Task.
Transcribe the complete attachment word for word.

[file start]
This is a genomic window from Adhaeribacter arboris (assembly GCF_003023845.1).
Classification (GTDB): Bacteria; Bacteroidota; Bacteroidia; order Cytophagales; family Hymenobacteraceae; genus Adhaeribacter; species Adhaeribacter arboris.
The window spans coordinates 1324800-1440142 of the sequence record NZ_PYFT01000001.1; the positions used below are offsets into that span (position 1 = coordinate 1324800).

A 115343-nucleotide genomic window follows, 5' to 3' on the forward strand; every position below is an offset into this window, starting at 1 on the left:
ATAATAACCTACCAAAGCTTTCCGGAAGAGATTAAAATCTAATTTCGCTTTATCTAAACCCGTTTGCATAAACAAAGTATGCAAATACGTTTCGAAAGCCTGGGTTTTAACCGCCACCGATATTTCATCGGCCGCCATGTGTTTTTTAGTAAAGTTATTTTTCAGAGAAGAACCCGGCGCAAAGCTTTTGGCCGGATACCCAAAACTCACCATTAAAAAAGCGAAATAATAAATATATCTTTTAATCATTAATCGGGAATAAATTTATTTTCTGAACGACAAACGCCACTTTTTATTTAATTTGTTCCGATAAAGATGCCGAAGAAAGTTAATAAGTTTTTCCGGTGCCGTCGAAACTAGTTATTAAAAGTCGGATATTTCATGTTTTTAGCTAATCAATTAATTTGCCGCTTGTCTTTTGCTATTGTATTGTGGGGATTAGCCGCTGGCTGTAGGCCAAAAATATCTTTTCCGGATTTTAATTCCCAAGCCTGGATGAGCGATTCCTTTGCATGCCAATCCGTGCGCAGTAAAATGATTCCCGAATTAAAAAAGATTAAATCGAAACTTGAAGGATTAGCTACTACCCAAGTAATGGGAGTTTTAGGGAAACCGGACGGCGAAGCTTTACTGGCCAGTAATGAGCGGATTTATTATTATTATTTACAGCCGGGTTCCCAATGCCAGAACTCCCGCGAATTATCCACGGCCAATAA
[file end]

This is a genomic window from Adhaeribacter arboris (assembly GCF_003023845.1).
Classification (GTDB): Bacteria; Bacteroidota; Bacteroidia; order Cytophagales; family Hymenobacteraceae; genus Adhaeribacter; species Adhaeribacter arboris.
The window spans coordinates 1324800-1440142 of the sequence record NZ_PYFT01000001.1; the positions used below are offsets into that span (position 1 = coordinate 1324800).

A 115343-nucleotide genomic window follows, 5' to 3' on the forward strand; every position below is an offset into this window, starting at 1 on the left:
ATAATAACCTACCAAAGCTTTCCGGAAGAGATTAAAATCTAATTTCGCTTTATCTAAACCCGTTTGCATAAACAAAGTATGCAAATACGTTTCGAAAGCCTGGGTTTTAACCGCCACCGATATTTCATCGGCCGCCATGTGTTTTTTAGTAAAGTTATTTTTCAGAGAAGAACCCGGCGCAAAGCTTTTGGCCGGATACCCAAAACTCACCATTAAAAAAGCGAAATAATAAATATATCTTTTAATCATTAATCGGGAATAAATTTATTTTCTGAACGACAAACGCCACTTTTTATTTAATTTGTTCCGATAAAGATGCCGAAGAAAGTTAATAAGTTTTTCCGGTGCCGTCGAAACTAGTTATTAAAAGTCGGATATTTCATGTTTTTAGCTAATCAATTAATTTGCCGCTTGTCTTTTGCTATTGTATTGTGGGGATTAGCCGCTGGCTGTAGGCCAAAAATATCTTTTCCGGATTTTAATTCCCAAGCCTGGATGAGCGATTCCTTTGCATGCCAATCCGTGCGCAGTAAAATGATTCCCGAATTAAAAAAGATTAAATCGAAACTTGAAGGATTAGCTACTACCCAAGTAATGGGAGTTTTAGGGAAACCGGACGGCGAAGCTTTACTGGCCAGTAATGAGCGGATTTATTATTATTATTTACAGCCGGGTTCCCAATGCCAGAACTCCCGCGAATTATCCACGGCCAATAA